The core application 202 provides general functionality that can be used to interact with all network elements 106. For example, core application 202 may comprise a user interface engine, a mechanism for generically invoking a service, a managed object manager to manage generic data type and logic for dynamically creating and incorporating one or more sets of element-dependent modules 204 with the core application 202. The reference to an element-dependent module can include both an network element (“NE”) dependent module and/or a version dependent module. In one embodiment, the core application 202 contains no code that is specific to any network element 106; thus, core application 202 is network element independent and its operating software version independent.
The element-dependent modules 204 provide the element-dependent information that the management mechanism 102 needs in order to interact with the various network elements 106. In one embodiment, there may be a set of element-dependent modules 204 associated with each element 106 having different characteristics. For example, there may be a set of modules 204 for version 1 of a switch's embedded system software, a different set of modules 204 for version 2 of a switch's embedded system software, a different set of modules 204 for version 1 of a router's embedded system software, etc.
The set of modules 204 associated with an element 106 provides all of the element-dependent information needed to interact with that element 106. In effect, the element-dependent modules 204 act as intermediaries between the core application 202 and the element 106 to enable the core application 202 to invoke the specific services 108 provided by the network element 106. Functions performed by the element-dependent modules 204 may include, for example: (1) transforming a generic service invocation from the core application 202 into an invocation of a specific service 108 provided by the network element 106; and (2) transforming the raw data received from the network element 106 into a generic data type that the core application 202 can process and render and vice versa.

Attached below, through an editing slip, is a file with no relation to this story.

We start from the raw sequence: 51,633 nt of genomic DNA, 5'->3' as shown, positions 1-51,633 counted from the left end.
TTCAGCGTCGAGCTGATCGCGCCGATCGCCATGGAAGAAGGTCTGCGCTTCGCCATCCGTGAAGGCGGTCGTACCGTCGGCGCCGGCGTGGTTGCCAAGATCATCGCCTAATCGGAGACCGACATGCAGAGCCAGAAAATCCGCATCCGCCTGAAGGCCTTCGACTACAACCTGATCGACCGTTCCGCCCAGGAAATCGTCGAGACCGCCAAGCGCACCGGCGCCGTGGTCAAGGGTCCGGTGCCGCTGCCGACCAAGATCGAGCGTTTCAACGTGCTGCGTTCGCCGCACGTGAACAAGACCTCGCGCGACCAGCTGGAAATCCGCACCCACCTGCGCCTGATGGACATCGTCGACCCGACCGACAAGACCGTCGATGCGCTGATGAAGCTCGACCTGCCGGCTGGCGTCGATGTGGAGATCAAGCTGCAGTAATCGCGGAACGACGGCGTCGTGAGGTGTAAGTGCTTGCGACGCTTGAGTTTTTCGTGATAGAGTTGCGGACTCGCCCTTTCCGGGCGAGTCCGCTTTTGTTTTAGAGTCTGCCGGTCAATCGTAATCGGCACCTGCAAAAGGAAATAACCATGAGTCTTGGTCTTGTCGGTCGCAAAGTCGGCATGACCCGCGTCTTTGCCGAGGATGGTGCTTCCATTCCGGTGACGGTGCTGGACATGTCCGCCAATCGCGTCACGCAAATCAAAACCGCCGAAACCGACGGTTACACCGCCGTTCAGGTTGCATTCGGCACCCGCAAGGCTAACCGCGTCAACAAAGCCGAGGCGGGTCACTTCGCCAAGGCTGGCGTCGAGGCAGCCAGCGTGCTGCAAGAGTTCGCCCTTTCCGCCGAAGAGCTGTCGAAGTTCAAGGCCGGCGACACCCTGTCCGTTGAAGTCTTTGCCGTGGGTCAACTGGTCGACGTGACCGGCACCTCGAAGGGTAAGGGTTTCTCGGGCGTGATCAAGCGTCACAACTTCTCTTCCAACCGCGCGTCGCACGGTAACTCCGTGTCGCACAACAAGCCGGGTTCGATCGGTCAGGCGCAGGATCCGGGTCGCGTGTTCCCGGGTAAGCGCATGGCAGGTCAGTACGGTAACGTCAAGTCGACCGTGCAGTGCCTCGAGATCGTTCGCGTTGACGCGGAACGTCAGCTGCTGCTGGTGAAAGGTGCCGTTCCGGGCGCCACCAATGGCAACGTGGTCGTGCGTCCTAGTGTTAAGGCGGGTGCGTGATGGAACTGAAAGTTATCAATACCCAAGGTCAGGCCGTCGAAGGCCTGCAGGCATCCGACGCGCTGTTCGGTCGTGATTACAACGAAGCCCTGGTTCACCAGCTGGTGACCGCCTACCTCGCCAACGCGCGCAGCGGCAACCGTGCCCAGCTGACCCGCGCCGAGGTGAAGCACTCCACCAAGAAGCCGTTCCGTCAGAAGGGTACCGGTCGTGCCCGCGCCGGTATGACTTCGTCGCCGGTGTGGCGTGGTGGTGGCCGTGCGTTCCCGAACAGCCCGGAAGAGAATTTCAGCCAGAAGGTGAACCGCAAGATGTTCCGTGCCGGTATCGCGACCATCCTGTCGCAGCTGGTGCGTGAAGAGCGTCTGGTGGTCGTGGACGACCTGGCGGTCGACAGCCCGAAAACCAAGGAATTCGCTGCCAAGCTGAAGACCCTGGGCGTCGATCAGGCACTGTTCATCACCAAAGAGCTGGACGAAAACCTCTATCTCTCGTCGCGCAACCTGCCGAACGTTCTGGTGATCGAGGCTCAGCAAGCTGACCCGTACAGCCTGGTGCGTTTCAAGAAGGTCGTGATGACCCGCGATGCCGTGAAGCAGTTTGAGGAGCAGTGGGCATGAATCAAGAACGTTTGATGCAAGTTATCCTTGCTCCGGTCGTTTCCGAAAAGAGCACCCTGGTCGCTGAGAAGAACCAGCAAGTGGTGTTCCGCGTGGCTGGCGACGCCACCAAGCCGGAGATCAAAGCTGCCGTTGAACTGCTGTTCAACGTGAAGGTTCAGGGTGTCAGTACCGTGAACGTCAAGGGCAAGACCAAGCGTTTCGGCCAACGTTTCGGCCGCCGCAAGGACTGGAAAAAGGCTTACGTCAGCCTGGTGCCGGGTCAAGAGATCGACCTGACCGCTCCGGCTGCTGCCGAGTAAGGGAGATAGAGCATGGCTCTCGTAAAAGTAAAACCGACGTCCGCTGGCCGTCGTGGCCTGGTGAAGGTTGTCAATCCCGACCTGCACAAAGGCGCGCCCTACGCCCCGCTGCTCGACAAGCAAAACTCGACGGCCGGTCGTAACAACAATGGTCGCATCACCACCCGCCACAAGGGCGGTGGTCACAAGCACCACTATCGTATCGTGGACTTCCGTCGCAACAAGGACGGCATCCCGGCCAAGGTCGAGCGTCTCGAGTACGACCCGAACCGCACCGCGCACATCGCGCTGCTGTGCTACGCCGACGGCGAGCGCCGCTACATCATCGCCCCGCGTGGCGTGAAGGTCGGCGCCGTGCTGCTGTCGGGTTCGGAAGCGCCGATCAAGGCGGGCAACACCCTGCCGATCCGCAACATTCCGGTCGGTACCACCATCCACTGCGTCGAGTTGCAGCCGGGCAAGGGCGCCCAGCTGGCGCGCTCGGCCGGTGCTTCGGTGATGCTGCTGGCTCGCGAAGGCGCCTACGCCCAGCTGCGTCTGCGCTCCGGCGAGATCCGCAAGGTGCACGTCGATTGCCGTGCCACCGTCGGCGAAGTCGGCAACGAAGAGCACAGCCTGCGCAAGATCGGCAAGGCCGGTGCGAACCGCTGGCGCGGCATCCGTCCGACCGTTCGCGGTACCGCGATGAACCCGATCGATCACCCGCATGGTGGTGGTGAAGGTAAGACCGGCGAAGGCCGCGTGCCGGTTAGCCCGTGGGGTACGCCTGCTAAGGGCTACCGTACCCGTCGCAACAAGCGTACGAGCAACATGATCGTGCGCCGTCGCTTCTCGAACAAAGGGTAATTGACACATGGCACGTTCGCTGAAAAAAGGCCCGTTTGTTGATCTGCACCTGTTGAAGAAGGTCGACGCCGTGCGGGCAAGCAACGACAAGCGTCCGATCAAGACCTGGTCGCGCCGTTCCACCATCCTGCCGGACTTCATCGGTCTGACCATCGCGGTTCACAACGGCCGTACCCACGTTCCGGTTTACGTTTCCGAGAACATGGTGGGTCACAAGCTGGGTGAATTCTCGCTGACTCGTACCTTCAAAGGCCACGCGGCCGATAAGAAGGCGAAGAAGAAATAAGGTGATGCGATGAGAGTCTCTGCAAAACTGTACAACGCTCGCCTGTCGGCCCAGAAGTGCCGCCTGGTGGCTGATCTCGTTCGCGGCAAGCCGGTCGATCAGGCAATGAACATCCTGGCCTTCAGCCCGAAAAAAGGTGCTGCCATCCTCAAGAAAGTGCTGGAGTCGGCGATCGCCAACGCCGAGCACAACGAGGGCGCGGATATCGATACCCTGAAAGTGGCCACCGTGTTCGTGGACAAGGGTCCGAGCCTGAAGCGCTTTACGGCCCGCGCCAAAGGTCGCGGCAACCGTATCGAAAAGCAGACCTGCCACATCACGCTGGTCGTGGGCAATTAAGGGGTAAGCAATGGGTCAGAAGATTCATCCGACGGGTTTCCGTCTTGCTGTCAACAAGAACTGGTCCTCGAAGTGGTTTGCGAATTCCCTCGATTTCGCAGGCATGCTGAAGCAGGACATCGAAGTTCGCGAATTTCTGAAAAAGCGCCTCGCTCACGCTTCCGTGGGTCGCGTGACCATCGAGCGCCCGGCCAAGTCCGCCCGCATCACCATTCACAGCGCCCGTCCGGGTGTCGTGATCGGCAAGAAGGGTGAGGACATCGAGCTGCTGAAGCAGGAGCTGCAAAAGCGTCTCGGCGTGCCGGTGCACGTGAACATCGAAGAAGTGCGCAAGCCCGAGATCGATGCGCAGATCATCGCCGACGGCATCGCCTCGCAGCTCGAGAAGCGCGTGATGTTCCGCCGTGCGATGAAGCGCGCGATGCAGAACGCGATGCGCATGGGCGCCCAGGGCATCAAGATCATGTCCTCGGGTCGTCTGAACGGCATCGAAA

The element-dependent modules 204 may be dynamically incorporated with or “plugged in” to the core application 202 as needed. For example, suppose that a user desires to use management mechanism 102 to manage element 106(1), and that element-dependent modules 204(1) are associated with element 106(1). In such a case, core application 202 accesses modules 204(1), and dynamically incorporates them with the core application 202. Once that is done, the management mechanism 102 may be used to invoke the management services 108(1) of element 106(1) to manage the operation of the element 106(1).
Suppose further that a user also desires to use management mechanism 102 to manage element 106(n), and that element-dependent modules 204(n) are associated with element 106(n). In such a case, core application 202 accesses modules 204(n), and dynamically incorporates them with the core application 202. Thereafter, management mechanism 102 may be used to manage element 106(n) as well. In one embodiment, any number of sets of element-dependent modules 204 may be incorporated with core application 202; thus, with one core application 202 and a plurality of sets of element-dependent modules 204, a management mechanism 102 may be dynamically constructed that is capable of managing a plurality of different network elements 106 with different characteristics. By dynamically constructing a management mechanism 102 in this manner, it is no longer necessary to store and to execute a different monolithic program for each different network element 106. By eliminating this need, storage consumption, and memory usage are significantly reduced.
With the proposed approach, one can work independently without knowing details of implementation of management system framework (Core components) and provide NE dependent pluggable components. These functionality rich core components can be tested separately. The testing effort required for any modifications to services is limited only to NE dependent pluggable components Such management system can be developed with less time and effort and easy to maintain its life cycle.